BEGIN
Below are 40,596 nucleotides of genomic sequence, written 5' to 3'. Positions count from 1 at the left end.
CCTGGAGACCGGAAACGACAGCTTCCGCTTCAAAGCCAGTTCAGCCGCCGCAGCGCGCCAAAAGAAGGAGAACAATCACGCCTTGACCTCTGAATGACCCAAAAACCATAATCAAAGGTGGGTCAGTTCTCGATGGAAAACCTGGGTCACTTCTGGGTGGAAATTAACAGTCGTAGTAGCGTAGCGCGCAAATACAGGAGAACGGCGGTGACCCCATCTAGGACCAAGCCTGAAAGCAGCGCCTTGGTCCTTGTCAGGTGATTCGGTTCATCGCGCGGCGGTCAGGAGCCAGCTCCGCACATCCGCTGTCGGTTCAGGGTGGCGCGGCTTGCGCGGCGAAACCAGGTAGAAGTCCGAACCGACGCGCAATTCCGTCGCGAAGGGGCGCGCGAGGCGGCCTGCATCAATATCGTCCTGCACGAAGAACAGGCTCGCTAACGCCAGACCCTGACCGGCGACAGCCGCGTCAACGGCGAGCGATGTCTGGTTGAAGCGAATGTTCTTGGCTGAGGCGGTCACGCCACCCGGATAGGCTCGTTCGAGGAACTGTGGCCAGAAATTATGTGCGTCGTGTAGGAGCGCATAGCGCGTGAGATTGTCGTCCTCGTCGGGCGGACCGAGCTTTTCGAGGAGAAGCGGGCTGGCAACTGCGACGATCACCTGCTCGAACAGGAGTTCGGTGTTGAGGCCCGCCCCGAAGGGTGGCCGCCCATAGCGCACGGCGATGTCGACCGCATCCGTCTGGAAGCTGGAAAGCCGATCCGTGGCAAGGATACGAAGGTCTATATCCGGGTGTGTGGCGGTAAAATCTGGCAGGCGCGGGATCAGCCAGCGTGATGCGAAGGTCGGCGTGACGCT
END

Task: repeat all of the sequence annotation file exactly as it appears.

Below are 40,596 nucleotides of genomic sequence, written 5' to 3'. Positions count from 1 at the left end.
CCTGGAGACCGGAAACGACAGCTTCCGCTTCAAAGCCAGTTCAGCCGCCGCAGCGCGCCAAAAGAAGGAGAACAATCACGCCTTGACCTCTGAATGACCCAAAAACCATAATCAAAGGTGGGTCAGTTCTCGATGGAAAACCTGGGTCACTTCTGGGTGGAAATTAACAGTCGTAGTAGCGTAGCGCGCAAATACAGGAGAACGGCGGTGACCCCATCTAGGACCAAGCCTGAAAGCAGCGCCTTGGTCCTTGTCAGGTGATTCGGTTCATCGCGCGGCGGTCAGGAGCCAGCTCCGCACATCCGCTGTCGGTTCAGGGTGGCGCGGCTTGCGCGGCGAAACCAGGTAGAAGTCCGAACCGACGCGCAATTCCGTCGCGAAGGGGCGCGCGAGGCGGCCTGCATCAATATCGTCCTGCACGAAGAACAGGCTCGCTAACGCCAGACCCTGACCGGCGACAGCCGCGTCAACGGCGAGCGATGTCTGGTTGAAGCGAATGTTCTTGGCTGAGGCGGTCACGCCACCCGGATAGGCTCGTTCGAGGAACTGTGGCCAGAAATTATGTGCGTCGTGTAGGAGCGCATAGCGCGTGAGATTGTCGTCCTCGTCGGGCGGACCGAGCTTTTCGAGGAGAAGCGGGCTGGCAACTGCGACGATCACCTGCTCGAACAGGAGTTCGGTGTTGAGGCCCGCCCCGAAGGGTGGCCGCCCATAGCGCACGGCGATGTCGACCGCATCCGTCTGGAAGCTGGAAAGCCGATCCGTGGCAAGGATACGAAGGTCTATATCCGGGTGTGTGGCGGTAAAATCTGGCAGGCGCGGGATCAGCCAGCGTGATGCGAAGGTCGGCGTGACGCT